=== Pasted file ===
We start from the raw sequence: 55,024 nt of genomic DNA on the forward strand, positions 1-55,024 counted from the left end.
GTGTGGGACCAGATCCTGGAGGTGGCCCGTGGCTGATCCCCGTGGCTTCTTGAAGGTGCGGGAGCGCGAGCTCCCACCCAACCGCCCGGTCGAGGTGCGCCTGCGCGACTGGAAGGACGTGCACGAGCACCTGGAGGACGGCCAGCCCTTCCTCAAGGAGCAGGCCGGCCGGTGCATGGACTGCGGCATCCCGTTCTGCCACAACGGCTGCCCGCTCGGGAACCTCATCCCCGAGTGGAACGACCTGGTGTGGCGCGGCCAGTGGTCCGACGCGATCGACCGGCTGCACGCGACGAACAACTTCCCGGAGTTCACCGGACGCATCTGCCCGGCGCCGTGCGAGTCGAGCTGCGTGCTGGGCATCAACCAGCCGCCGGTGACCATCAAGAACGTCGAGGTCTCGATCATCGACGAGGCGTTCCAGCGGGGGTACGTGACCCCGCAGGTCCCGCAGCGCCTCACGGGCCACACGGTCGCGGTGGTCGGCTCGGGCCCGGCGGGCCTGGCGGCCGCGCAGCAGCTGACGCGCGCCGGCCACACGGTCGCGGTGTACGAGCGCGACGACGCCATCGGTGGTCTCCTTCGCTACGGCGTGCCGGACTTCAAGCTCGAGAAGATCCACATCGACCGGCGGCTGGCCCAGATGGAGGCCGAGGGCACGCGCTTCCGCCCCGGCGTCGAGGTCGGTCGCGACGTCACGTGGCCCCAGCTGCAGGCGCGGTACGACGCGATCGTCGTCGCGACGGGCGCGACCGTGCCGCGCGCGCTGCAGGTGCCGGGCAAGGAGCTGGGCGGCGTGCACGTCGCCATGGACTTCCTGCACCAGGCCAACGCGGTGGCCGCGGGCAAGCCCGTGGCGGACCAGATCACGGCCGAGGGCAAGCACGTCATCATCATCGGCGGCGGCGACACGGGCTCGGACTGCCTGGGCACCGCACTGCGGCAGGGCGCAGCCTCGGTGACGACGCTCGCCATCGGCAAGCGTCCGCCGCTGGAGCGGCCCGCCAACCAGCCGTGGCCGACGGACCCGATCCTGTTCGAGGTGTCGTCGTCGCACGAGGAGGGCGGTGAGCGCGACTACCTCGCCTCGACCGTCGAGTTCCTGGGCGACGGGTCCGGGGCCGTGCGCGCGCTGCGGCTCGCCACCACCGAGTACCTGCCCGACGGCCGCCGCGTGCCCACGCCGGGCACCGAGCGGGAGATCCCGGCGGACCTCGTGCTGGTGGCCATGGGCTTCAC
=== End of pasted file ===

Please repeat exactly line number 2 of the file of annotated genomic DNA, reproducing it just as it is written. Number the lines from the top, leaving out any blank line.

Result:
GTGTGGGACCAGATCCTGGAGGTGGCCCGTGGCTGATCCCCGTGGCTTCTTGAAGGTGCGGGAGCGCGAGCTCCCACCCAACCGCCCGGTCGAGGTGCGCCTGCGCGACTGGAAGGACGTGCACGAGCACCTGGAGGACGGCCAGCCCTTCCTCAAGGAGCAGGCCGGCCGGTGCATGGACTGCGGCATCCCGTTCTGCCACAACGGCTGCCCGCTCGGGAACCTCATCCCCGAGTGGAACGACCTGGTGTGGCGCGGCCAGTGGTCCGACGCGATCGACCGGCTGCACGCGACGAACAACTTCCCGGAGTTCACCGGACGCATCTGCCCGGCGCCGTGCGAGTCGAGCTGCGTGCTGGGCATCAACCAGCCGCCGGTGACCATCAAGAACGTCGAGGTCTCGATCATCGACGAGGCGTTCCAGCGGGGGTACGTGACCCCGCAGGTCCCGCAGCGCCTCACGGGCCACACGGTCGCGGTGGTCGGCTCGGGCCCGGCGGGCCTGGCGGCCGCGCAGCAGCTGACGCGCGCCGGCCACACGGTCGCGGTGTACGAGCGCGACGACGCCATCGGTGGTCTCCTTCGCTACGGCGTGCCGGACTTCAAGCTCGAGAAGATCCACATCGACCGGCGGCTGGCCCAGATGGAGGCCGAGGGCACGCGCTTCCGCCCCGGCGTCGAGGTCGGTCGCGACGTCACGTGGCCCCAGCTGCAGGCGCGGTACGACGCGATCGTCGTCGCGACGGGCGCGACCGTGCCGCGCGCGCTGCAGGTGCCGGGCAAGGAGCTGGGCGGCGTGCACGTCGCCATGGACTTCCTGCACCAGGCCAACGCGGTGGCCGCGGGCAAGCCCGTGGCGGACCAGATCACGGCCGAGGGCAAGCACGTCATCATCATCGGCGGCGGCGACACGGGCTCGGACTGCCTGGGCACCGCACTGCGGCAGGGCGCAGCCTCGGTGACGACGCTCGCCATCGGCAAGCGTCCGCCGCTGGAGCGGCCCGCCAACCAGCCGTGGCCGACGGACCCGATCCTGTTCGAGGTGTCGTCGTCGCACGAGGAGGGCGGTGAGCGCGACTACCTCGCCTCGACCGTCGAGTTCCTGGGCGACGGGTCCGGGGCCGTGCGCGCGCTGCGGCTCGCCACCACCGAGTACCTGCCCGACGGCCGCCGCGTGCCCACGCCGGGCACCGAGCGGGAGATCCCGGCGGACCTCGTGCTGGTGGCCATGGGCTTCAC